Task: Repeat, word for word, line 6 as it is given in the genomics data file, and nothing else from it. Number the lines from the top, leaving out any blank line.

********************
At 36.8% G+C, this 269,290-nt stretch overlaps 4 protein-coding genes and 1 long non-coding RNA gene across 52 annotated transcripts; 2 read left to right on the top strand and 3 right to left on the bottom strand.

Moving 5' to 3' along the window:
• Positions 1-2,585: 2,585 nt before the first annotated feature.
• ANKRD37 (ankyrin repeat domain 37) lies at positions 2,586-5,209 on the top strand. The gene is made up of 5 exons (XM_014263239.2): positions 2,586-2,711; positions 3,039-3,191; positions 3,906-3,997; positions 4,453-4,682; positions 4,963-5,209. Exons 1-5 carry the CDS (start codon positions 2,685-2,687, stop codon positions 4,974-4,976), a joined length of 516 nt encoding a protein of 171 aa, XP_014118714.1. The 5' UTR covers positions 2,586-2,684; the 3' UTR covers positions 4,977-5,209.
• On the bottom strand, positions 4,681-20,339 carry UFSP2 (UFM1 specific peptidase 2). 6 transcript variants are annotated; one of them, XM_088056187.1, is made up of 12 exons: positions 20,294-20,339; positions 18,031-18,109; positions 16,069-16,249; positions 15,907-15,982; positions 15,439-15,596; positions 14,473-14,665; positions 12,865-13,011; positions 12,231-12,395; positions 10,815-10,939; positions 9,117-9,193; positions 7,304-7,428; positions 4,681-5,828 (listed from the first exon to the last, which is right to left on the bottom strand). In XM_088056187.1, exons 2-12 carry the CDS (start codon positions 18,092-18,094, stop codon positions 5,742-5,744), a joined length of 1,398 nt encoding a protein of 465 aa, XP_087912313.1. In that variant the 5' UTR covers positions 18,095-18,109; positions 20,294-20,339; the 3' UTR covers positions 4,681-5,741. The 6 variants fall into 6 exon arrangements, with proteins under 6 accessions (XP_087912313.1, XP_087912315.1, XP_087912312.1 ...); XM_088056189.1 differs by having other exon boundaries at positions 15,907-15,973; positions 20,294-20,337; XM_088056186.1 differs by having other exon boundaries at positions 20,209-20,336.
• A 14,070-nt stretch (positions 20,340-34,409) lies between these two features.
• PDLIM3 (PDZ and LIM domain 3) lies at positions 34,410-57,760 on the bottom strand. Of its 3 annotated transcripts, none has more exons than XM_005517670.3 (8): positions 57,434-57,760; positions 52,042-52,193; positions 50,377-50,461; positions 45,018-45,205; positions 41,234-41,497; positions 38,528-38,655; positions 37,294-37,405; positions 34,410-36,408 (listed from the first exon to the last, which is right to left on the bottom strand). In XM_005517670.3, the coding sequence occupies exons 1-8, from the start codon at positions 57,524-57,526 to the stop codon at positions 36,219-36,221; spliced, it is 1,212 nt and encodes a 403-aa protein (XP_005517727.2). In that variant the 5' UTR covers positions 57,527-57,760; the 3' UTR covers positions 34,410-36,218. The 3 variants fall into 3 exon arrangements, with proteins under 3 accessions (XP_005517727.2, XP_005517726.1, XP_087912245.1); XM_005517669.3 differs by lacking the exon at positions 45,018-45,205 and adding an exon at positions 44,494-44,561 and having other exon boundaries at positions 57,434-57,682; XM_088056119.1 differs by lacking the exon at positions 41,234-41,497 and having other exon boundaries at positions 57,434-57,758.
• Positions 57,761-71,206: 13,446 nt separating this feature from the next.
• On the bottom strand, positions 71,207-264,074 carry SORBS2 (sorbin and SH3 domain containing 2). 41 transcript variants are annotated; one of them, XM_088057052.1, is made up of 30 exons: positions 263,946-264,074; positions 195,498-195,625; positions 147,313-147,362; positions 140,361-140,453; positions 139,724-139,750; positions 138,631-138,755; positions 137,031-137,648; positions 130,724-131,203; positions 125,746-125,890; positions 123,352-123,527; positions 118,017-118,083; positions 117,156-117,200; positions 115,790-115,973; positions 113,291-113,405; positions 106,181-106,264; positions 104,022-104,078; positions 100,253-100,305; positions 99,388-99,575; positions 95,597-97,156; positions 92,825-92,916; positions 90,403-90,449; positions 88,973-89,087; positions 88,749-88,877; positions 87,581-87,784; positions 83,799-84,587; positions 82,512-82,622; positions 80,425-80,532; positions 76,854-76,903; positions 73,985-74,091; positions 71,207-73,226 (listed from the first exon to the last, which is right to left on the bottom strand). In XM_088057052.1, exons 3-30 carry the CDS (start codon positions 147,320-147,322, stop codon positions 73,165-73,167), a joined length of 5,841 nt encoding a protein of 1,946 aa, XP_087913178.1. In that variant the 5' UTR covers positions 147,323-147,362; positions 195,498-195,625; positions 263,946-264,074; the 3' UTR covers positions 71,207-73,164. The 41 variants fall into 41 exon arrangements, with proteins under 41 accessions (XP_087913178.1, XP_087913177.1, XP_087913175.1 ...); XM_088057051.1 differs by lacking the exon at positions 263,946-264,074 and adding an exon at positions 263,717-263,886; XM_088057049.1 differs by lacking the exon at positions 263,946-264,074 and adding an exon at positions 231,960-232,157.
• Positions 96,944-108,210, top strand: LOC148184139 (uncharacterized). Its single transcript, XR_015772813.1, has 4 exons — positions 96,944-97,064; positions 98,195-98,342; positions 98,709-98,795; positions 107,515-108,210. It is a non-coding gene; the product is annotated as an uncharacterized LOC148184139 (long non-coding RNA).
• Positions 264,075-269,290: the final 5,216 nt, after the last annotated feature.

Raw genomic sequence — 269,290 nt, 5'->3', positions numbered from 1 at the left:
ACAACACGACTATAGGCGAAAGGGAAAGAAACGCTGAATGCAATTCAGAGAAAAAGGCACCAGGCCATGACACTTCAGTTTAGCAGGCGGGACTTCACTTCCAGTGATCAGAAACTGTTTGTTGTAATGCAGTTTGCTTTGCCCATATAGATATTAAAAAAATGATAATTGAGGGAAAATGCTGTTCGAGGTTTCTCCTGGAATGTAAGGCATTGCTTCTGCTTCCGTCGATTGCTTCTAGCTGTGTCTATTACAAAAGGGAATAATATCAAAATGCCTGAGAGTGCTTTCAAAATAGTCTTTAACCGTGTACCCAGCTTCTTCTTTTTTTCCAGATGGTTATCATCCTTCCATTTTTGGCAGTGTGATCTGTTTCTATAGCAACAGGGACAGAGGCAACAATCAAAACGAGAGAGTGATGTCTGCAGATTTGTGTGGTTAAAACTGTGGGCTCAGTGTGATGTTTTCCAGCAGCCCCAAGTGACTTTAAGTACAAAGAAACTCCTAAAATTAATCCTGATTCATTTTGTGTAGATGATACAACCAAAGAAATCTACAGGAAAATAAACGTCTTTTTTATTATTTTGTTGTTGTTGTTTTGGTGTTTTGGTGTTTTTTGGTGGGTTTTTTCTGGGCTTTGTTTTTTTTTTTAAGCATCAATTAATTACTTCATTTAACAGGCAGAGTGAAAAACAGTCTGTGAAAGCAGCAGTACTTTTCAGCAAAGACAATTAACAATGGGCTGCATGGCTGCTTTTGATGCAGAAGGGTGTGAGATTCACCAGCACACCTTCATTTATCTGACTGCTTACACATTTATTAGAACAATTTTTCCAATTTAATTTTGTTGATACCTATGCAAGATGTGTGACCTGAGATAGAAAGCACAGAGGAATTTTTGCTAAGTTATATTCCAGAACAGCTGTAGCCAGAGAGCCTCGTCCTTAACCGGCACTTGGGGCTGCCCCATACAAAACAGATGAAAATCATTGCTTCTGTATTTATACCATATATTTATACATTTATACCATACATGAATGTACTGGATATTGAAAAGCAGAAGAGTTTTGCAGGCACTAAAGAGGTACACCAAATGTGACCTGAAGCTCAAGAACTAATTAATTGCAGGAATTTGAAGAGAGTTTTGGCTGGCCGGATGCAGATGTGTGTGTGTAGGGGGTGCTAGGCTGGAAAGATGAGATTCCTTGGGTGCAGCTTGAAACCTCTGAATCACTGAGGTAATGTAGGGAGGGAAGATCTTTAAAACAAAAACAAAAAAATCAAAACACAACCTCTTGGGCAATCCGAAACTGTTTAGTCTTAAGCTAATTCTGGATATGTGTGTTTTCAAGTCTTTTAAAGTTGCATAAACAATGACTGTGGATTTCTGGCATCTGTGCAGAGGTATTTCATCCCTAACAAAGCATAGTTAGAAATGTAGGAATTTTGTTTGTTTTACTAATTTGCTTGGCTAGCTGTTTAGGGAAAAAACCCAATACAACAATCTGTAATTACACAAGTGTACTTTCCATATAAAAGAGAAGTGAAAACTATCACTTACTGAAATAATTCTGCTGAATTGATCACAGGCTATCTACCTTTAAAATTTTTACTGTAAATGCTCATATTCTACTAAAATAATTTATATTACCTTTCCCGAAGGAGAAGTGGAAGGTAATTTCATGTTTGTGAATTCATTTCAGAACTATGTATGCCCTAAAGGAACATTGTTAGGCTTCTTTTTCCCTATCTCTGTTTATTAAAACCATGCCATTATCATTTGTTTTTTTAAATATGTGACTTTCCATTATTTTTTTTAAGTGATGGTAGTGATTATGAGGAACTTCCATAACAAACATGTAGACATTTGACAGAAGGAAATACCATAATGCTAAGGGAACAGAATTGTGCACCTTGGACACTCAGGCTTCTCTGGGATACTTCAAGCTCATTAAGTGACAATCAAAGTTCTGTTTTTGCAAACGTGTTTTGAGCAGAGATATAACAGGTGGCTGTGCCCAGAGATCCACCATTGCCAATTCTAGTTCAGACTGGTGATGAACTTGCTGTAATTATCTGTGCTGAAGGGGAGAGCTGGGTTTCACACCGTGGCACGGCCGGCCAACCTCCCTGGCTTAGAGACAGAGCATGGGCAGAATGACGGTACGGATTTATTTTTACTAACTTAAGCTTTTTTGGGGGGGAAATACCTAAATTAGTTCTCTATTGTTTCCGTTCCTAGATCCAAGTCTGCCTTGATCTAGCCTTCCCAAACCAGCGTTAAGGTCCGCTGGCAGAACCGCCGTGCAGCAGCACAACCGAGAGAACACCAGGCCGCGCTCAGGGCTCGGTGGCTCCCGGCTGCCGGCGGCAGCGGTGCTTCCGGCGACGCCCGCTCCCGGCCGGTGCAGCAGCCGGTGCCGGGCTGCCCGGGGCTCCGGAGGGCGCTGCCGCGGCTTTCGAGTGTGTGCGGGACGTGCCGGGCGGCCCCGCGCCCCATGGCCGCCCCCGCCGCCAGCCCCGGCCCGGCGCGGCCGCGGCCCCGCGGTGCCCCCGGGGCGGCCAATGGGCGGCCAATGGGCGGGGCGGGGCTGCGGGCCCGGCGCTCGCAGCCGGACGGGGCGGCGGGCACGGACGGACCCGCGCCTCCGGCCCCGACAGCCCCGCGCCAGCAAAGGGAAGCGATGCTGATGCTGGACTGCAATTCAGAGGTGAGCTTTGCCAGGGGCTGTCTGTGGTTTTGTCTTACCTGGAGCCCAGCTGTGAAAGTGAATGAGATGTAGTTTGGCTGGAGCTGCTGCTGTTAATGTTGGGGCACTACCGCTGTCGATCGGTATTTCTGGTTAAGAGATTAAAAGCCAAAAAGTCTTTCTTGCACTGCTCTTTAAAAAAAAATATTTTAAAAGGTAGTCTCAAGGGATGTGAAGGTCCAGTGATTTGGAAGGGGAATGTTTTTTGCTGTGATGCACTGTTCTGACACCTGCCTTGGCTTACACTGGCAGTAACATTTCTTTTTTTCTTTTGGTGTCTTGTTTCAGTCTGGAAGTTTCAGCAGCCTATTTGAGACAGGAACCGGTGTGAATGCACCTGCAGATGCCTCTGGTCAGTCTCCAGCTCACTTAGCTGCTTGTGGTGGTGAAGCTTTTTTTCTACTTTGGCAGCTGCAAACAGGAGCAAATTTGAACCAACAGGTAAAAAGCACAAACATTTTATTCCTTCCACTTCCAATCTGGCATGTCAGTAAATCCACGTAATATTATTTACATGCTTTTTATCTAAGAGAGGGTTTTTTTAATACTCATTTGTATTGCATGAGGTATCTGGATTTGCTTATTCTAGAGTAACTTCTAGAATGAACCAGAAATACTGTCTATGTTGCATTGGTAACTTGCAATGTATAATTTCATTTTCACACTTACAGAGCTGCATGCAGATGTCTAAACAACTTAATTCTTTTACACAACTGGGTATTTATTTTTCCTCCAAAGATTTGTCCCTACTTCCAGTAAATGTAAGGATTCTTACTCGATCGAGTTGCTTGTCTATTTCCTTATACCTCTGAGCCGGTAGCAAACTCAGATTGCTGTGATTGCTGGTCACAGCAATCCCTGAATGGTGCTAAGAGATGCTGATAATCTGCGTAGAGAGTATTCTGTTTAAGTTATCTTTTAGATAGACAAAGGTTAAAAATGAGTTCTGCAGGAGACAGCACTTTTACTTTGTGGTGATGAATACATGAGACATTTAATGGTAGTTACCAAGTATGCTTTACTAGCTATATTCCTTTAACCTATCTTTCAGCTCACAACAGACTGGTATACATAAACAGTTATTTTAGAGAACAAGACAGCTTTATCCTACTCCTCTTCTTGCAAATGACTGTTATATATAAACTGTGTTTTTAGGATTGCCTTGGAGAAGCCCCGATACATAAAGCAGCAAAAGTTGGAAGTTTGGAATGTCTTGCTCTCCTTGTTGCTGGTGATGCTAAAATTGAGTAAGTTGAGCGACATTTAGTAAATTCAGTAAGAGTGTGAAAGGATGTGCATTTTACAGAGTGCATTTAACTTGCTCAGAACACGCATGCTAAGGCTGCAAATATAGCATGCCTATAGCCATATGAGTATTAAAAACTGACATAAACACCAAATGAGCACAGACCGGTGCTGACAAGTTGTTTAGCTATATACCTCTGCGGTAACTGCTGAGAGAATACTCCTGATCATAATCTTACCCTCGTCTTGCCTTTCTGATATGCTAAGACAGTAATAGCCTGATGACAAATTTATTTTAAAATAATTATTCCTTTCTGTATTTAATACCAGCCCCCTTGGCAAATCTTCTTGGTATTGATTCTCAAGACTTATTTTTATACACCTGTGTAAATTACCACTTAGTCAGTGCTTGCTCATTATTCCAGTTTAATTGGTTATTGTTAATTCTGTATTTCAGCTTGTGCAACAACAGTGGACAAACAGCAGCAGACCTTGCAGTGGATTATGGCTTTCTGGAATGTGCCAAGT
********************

• A 14,070-nt stretch (positions 20,340-34,409) lies between these two features.